Barents Sea Ice Bear 2 | SLB

Barents Sea Ice Bear 2

Recently acquired 3D seismic data

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This survey extends our successful West Loppa and Ice Bear 1 multiclient surveys northward and westward over open acreage.

The survey was designed after carefully mapping existing data, which indicated similar play types and petroleum systems to those found in the greater Bjørnøya Basin area:

  • Jurassic/Triassic fault block plays likely containing oil and gas, on trend with the Skrugard and Havis discoveries seen in the West Loppa and Ice Bear surveys
  • Cretaceous stacked submarine fan plays and clinoforms likely containing oil and gas
  • shallow Tertiary regressive sequence play, containing mostly gas.

The survey covers an area designed to image these plays and terraces as well as Bjornoya and Leirdjupetbounding fault complexes to the east and faults to the west of the Bjornoya Basin, from south-eastern part of Stappen High in the west to the West Loppa terraces and the western part of Bjarmeland platform in the east.

Particularly interesting is the search for more Cretaceous submarine fans and stratigraphic plays as seen in the 2011 Ice Bear 3D survey and adjacent 2D data, as well as tracking and mapping the extension of the Jurassic and Triassic tilted fault blocks that are similar to the recently discovered Skrugard and Havis structures farther south.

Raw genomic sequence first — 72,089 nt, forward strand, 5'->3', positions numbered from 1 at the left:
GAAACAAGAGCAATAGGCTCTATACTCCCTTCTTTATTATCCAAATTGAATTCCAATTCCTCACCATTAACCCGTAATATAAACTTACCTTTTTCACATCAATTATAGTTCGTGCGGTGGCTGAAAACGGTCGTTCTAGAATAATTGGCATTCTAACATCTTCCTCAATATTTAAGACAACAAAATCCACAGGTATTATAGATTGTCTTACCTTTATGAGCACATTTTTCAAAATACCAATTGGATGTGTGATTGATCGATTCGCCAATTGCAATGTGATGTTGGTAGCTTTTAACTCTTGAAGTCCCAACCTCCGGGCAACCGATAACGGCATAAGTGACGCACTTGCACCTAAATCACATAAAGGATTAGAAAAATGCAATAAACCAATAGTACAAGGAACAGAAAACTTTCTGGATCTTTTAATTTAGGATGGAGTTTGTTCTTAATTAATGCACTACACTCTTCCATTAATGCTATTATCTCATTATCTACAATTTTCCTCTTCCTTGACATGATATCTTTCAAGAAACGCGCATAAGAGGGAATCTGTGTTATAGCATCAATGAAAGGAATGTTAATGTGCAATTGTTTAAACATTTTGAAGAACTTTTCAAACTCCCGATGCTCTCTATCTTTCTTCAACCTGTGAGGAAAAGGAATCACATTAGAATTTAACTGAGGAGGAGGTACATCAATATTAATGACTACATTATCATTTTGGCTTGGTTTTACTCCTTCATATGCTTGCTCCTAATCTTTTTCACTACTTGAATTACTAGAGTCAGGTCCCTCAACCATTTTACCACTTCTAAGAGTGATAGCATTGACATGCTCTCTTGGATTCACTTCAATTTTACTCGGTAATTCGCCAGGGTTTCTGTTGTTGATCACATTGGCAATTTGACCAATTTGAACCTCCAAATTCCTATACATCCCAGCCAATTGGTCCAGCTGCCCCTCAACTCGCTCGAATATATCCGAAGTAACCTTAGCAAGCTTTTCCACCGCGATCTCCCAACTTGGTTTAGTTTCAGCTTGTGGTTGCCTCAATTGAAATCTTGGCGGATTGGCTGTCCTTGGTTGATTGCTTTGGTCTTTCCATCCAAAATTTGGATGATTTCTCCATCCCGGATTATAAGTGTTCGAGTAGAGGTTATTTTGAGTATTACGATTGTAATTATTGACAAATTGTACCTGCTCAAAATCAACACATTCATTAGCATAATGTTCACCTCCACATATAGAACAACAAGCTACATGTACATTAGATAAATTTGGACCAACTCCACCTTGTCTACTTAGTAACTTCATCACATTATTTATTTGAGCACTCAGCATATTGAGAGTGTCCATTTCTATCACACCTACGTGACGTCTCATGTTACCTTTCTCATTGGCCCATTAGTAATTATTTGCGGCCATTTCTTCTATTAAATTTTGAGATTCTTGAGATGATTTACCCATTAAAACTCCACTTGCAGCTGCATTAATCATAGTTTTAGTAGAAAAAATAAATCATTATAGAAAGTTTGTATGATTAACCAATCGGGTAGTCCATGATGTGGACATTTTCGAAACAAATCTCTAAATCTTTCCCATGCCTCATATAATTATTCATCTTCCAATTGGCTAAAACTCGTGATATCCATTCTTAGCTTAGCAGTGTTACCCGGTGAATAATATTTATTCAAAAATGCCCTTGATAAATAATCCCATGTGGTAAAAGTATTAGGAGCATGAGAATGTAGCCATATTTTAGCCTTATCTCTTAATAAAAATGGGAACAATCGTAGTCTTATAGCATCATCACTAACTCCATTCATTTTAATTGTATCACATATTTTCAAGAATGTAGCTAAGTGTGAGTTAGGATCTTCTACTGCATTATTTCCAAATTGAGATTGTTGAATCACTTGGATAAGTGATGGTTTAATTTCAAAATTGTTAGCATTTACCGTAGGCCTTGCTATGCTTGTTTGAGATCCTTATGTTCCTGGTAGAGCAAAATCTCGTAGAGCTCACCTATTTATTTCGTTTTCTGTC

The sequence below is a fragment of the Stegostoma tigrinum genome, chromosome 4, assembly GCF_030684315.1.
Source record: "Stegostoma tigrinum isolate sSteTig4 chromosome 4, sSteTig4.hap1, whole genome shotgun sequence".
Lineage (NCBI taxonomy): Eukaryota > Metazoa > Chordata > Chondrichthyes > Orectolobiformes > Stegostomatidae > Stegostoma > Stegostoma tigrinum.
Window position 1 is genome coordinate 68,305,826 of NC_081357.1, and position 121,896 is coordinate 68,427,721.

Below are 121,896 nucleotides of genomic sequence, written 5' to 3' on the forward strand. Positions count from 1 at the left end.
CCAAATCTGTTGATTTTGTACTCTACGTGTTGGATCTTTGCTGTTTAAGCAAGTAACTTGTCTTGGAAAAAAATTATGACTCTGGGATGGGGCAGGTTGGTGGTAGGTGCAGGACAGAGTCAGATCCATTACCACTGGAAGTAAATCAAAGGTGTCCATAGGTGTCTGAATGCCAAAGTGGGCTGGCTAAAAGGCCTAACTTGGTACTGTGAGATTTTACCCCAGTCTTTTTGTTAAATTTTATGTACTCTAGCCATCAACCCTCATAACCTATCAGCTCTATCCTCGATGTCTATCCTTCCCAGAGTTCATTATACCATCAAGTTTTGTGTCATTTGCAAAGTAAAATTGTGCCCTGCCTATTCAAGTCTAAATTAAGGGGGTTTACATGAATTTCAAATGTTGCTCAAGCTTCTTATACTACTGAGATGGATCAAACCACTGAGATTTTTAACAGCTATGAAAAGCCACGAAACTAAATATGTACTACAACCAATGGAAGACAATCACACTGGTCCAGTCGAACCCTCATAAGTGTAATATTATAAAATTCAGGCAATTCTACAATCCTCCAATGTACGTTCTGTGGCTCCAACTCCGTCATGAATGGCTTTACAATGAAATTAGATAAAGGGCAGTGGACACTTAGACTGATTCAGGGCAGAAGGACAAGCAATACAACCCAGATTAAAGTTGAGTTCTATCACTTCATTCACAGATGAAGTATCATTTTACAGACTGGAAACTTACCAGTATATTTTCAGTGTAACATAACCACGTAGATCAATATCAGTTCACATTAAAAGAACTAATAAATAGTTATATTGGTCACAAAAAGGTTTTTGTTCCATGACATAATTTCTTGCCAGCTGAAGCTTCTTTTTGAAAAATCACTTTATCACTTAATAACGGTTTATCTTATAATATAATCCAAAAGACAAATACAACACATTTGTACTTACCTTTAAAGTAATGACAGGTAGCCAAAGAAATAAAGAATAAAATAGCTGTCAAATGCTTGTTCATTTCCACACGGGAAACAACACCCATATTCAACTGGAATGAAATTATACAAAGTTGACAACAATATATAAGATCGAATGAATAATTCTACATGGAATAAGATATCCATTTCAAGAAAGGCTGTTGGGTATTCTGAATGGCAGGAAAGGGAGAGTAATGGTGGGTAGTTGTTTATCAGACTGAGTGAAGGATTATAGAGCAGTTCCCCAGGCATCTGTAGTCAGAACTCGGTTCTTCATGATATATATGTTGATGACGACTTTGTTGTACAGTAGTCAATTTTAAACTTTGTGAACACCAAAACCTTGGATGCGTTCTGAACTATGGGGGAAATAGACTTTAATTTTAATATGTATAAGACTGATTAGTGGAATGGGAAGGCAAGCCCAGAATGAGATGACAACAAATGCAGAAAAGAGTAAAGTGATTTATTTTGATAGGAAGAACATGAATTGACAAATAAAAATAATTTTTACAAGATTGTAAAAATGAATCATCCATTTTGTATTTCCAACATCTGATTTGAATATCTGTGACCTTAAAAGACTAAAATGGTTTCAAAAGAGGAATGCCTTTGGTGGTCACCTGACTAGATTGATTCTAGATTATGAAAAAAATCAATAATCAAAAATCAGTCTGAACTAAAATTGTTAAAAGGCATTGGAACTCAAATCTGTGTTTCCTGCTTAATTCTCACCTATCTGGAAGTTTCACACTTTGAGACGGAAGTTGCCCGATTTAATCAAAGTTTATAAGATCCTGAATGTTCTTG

Map of Barents Sea 3D Bjørnøya Ice Bear 2 survey.
The Barents Sea Ice Bear 2 multiclient 3D survey is now available.

The Ice Bear 2 survey is designed to better image major boundary faults and facilitate stratigraphic ties with wells to the south.

Geologic highlights

The area of interest lies over the structures and terraces trending to the north as well as the Cretaceous structural and stratigraphic features found toward the Bjørnøya Basin farther westward of the fault complex. These are the principal targets for the survey.

Several terraces can be seen in the east, with attendant bounding faults within the Jurassic section. These have been traced from the Skrugard and Havis terraces in the south through the Ice Bear survey and onward into the Fingerdjupet Basin, where similar basin-edge terraces and fault blocks can be seen. These and the other terrace plays and Cretaceous structures farther west are not easily defined using conventional 2D seismic techniques.

The Jurassic rocks contain the majority of the reservoirs in the Bjørnøya Basin, and the Triassic/Jurassic fault block plays analogous to Skrugard are extremely prospective.

Key highlights

  • Southern half of the Ice Bear 2 survey acquired using multimeasurment seismic acquisition technology
  • Northern half of the Ice Bear 2 survey using broadband seismic acquisition
  • Seamless prestack integration between north and south—a total of 2,628 km2

The first dataset processed presented outstanding illumination of the subsurface structure and is available for E&P companies interested in the Ice Bear area.